This episode of Epstein Becker Green’s Employment Law This Week® features a recap of the biggest labor and employment law news from March 2019.
In this episode:
- New Jersey limits nondisclosure agreements in harassment, discrimination, and retaliation settlements
- DOL issues proposed overtime rule
- District court reinstates pay data collection
- State legislatures focus on sexual harassment training in restaurants
- Tip of the week – Gender identify
A full transcript of this episode follows. For further information, or to subscribe for updates, click here.
1. New Jersey limits nondisclosure agreements
The month of March brought important regulatory changes for employers on the federal and state levels, including some long-anticipated rules and some new trends beginning to emerge. For example, on March 18 New Jersey enacted a law that limits the use of nondisclosure provisions to maintain confidentiality regarding workplace harassment, discrimination, and retaliation claims.
“The new law makes any nondisclosure provision in an employment contract or a settlement agreement that has the purpose or effect of concealing the details relating to a claim of discrimination, retaliation, or harassment unenforceable against an employee. In the wake of the #MeToo movement, nondisclosure agreements have been the focus of many legislatures. New York, California, and Washington are among the states that have enacted bans or restrictions on such contract provisions. And a number of states are currently considering such measures. Most of these laws, however, are narrower in scope than New Jersey, in that they’re limited to banning disclosure of sexual harassment claims, whereas New Jersey extends to any form of harassment, discrimination, or retaliation.” – Denise Merna Dadika, member of the firm.
2. DOL issues proposed overtime rule
The U.S. Department of Labor (“DOL”) issued its long-awaited proposed changes to overtime salary thresholds, which would replace an Obama administration rule that was blocked by a federal judge in 2017.
“The [DOL] has announced that it wants to update the regulation governing the exemption for executive, administrative, and professional employees, and it wants to do that by increasing the minimum salary threshold to $679 per week, which is an increase of about 50% over the existing level. The [DOL] contemplates in the rulemaking that the final rule will become effective in January of 2020. That’s probably a bit optimistic if we look at the normal timetables for rulemakings of this sort. It would be more likely to see the final rule issued in late 2019 or early 2020, becoming effective in early to mid-2020.” – Paul DeCamp, member of the firm.
3. District court reinstates pay data collection
Another federal judge has hit the restart button on Obama-era EEO-1 pay data collection requirements. The U.S. Office of Management and Budget (“OMB”) stayed the requirements in 2017 before they went into effect. It’s unclear what the impact the judge’s decision to lift the stay will have on the 2018 reports EEO-1 reports, which are due May 31.
Article Continues Below
“The federal judge found that the OMB’s decision to review and stay this new EEO-1 report was an arbitrary and capricious administrative action, because it lacked a reasoned explanation, and was therefore illegal. Right now, it’s still unknown whether the OMB will seek to appeal this decision. If it does do so, it may also seek a stay of the court’s order, pending the appeal. In any event, this decision illustrates that pay equity is still on the radar. Employers should take this as a wake-up call in order to look at pay equity throughout their organization, and consider conducting a pay equity audit.” – Ann Knuckles Mahoney, associate.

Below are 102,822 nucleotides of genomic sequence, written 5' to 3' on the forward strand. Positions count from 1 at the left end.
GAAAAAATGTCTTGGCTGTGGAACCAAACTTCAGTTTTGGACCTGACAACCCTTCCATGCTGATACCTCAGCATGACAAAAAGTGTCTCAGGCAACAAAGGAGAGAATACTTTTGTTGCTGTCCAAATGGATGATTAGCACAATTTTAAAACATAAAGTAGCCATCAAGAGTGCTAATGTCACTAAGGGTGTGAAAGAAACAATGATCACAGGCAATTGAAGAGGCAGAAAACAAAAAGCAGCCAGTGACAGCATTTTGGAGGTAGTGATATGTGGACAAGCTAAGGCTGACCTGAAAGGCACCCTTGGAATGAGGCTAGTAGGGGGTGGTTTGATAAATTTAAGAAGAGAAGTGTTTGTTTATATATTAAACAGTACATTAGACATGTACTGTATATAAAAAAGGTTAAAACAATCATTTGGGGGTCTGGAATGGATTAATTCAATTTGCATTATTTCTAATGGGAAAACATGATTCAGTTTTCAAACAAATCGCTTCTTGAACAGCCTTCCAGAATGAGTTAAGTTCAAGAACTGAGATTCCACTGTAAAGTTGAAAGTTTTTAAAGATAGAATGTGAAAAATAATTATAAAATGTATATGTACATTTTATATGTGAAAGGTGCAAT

For now, the Equal Employment Opportunity Commission has said that, for the 2018 report’s pay data collection, it will require Component 1 data detailing the demographics of an employer’s workforce but not the new Component 2 wage and hours data. However, there is legal pushback on this, so those requirements could still change.
4. States focus on sexual harassment training in restaurants
A new regulatory trend is beginning to emerge in the hospitality sector. New Jersey and Illinois have both proposed legislation that requires restaurants, specifically, to institute sexual harassment training policies. Unlike in California and New York, there is no legislation in either state requiring this sort of training for all private-sector employers. It’s too soon to tell yet whether sexual harassment regulations are beginning to get more industry specific, or if we’re simply seeing a reaction to recent scandals in high-profile restaurants. We’ll be monitoring developments in this area.
5. Tip of the week
Aney Chandy, executive director, senior counsel for labor and employment at Allergan, shares some tips on how employers can address gender identity inclusion in the workplace:
“Evaluate and update your policies. A good first step is to update your anti-harassment or anti-discrimination policy by including gender identity or expression among the protected categories, even where it may not be required by law. Engage with your employees. If you have an employee who is transitioning, talk to them. Work with them to develop a workplace plan that addresses their desires regarding communication, changes to their HR IS profile, preferred names or pronouns, employee benefits, and any other issues that may arise. If you have an employee who is uncomfortable with a transitioning employee, talk to them. Educate and train your employees regarding these issues and your organization’s philosophy regarding compliance with the law and inclusion.”